Education Scotland has recently revealed that short-notice inspections – where schools are given just two days’ notice ahead of a visit – are to be trialled. Currently primary schools in Scotland receive two weeks’ notice before inspectors call, and secondary schools three weeks, with unannounced inspections taking place only where there are serious concerns about the care and welfare of children; five such inspections were carried out last year.
Education Scotland envisages that these new, (almost) unannounced inspections will be shorter, more focused and involve fewer inspectors. The approach is to be trialled in nine schools from the end of this month, along with some other new strategies. These include inspecting a whole local authority on a particular theme such as well-being, and cross-sectoral “neighbourhood” inspections that look at what learning is like for pupils as they progress through school.
The EIS teaching union has been measured in its response to the prospect of short-notice inspections, probably because there is no clear line to take: teachers are divided. Earlier this year, EIS general secretary Larry Flanagan told TESS that some teachers like the idea of getting rid of the stressful lead-in period before inspections, but others prefer time to prepare. Meanwhile, the Scottish Secondary Teachers’ Association is in favour of a move to “no-notice” inspections, having debated the issue at its annual congress this year.
Teachers who argue for shorter lead-in times claim that the move would ensure there is no window-dressing by senior management: badly behaved children could not be sent home for the week and teachers would not feel obliged to prepare every lesson as if it were “a crit”. They also hope that “pre-inspection inspections” – conducted by local authorities to prepare schools for the real thing – would become rarer.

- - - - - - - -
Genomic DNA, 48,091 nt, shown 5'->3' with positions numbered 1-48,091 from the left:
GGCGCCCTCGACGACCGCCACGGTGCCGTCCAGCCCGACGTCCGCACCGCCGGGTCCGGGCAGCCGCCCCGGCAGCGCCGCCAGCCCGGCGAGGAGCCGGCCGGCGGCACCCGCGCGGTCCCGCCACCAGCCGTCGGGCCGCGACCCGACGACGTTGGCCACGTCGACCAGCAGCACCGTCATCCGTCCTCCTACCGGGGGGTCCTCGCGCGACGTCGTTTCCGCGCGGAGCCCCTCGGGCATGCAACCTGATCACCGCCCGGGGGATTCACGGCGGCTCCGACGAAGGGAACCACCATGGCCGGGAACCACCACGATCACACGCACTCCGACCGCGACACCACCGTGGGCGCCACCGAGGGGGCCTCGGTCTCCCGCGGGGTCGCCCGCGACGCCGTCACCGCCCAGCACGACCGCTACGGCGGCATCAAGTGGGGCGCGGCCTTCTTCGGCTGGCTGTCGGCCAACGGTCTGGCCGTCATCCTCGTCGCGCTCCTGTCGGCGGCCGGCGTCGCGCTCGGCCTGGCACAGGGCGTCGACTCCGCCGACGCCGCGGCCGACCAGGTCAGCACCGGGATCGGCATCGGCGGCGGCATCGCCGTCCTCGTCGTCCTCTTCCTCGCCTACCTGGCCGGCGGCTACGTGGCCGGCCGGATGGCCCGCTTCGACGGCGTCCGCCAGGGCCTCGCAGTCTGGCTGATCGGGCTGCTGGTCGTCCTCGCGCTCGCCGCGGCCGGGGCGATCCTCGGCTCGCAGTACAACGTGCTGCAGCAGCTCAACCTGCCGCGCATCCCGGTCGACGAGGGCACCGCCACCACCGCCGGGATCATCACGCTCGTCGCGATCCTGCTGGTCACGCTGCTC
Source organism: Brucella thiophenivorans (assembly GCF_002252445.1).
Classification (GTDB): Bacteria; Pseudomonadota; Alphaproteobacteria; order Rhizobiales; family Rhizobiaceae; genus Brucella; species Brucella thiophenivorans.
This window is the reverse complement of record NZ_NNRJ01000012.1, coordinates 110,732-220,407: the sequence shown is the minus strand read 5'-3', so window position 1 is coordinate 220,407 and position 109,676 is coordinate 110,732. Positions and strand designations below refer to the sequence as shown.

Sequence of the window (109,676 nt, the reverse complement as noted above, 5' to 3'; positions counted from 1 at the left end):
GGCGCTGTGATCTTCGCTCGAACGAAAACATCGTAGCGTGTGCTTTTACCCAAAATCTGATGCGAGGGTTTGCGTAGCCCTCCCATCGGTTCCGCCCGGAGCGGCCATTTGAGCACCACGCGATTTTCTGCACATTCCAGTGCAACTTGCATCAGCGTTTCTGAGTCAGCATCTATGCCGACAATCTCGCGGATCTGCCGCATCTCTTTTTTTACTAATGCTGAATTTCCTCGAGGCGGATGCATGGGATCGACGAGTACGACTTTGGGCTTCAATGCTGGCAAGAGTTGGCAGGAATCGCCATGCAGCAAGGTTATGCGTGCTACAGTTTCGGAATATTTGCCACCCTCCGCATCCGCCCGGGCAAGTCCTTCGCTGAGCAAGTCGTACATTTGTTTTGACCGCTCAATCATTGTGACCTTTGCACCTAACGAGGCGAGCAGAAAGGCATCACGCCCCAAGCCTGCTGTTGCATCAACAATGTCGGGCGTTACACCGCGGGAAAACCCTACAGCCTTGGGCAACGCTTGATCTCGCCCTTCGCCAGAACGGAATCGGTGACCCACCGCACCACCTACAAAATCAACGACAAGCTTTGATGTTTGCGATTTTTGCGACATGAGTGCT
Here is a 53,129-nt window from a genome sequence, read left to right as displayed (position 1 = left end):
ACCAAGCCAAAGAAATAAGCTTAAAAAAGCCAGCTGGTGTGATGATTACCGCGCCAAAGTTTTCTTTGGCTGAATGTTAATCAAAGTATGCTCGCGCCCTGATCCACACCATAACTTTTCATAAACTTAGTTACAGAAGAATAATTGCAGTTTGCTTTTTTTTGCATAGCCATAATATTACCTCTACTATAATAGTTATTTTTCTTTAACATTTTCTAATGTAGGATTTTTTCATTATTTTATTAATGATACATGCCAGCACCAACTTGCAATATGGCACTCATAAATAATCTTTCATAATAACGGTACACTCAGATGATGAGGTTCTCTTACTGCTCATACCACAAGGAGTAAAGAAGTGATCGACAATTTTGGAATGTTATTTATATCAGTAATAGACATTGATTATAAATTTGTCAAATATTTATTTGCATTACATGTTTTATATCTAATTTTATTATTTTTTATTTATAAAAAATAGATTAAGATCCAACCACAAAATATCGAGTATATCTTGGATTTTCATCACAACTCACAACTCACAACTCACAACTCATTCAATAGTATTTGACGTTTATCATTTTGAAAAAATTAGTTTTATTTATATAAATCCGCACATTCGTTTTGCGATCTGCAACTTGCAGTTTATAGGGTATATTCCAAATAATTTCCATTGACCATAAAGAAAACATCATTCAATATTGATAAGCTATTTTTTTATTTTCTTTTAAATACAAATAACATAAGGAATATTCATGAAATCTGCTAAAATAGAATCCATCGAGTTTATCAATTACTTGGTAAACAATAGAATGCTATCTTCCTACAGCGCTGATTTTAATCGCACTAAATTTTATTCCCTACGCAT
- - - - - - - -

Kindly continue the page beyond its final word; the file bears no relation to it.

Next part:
It is worth noting one teacher’s concern that a surprise inspection regime could prompt the running of “mock snap-inspections” instead. The EIS has also warned of the potential risk that “headteachers put staff on year-round alert”. Both scenarios have played out in England, where schools have faced no-notice inspections for some time.
This is not the first time that such a move has been mooted in Scotland. The last time was in 2011 but the idea was rejected – despite some strong support during the consultation process – because no-notice inspections were deemed by Education Scotland to be “problematic from a practical point of view”. There were also concerns that they would increase anxiety among staff and make it harder to involve parents.
Much of that debate is being echoed in 2015. But among the most vocal this time is the Scottish Parent Teacher Council, which has welcomed inspectors getting “a taste of the school as it really is”. It is interesting that teachers increasingly feel the same way. But they should tread very, very carefully.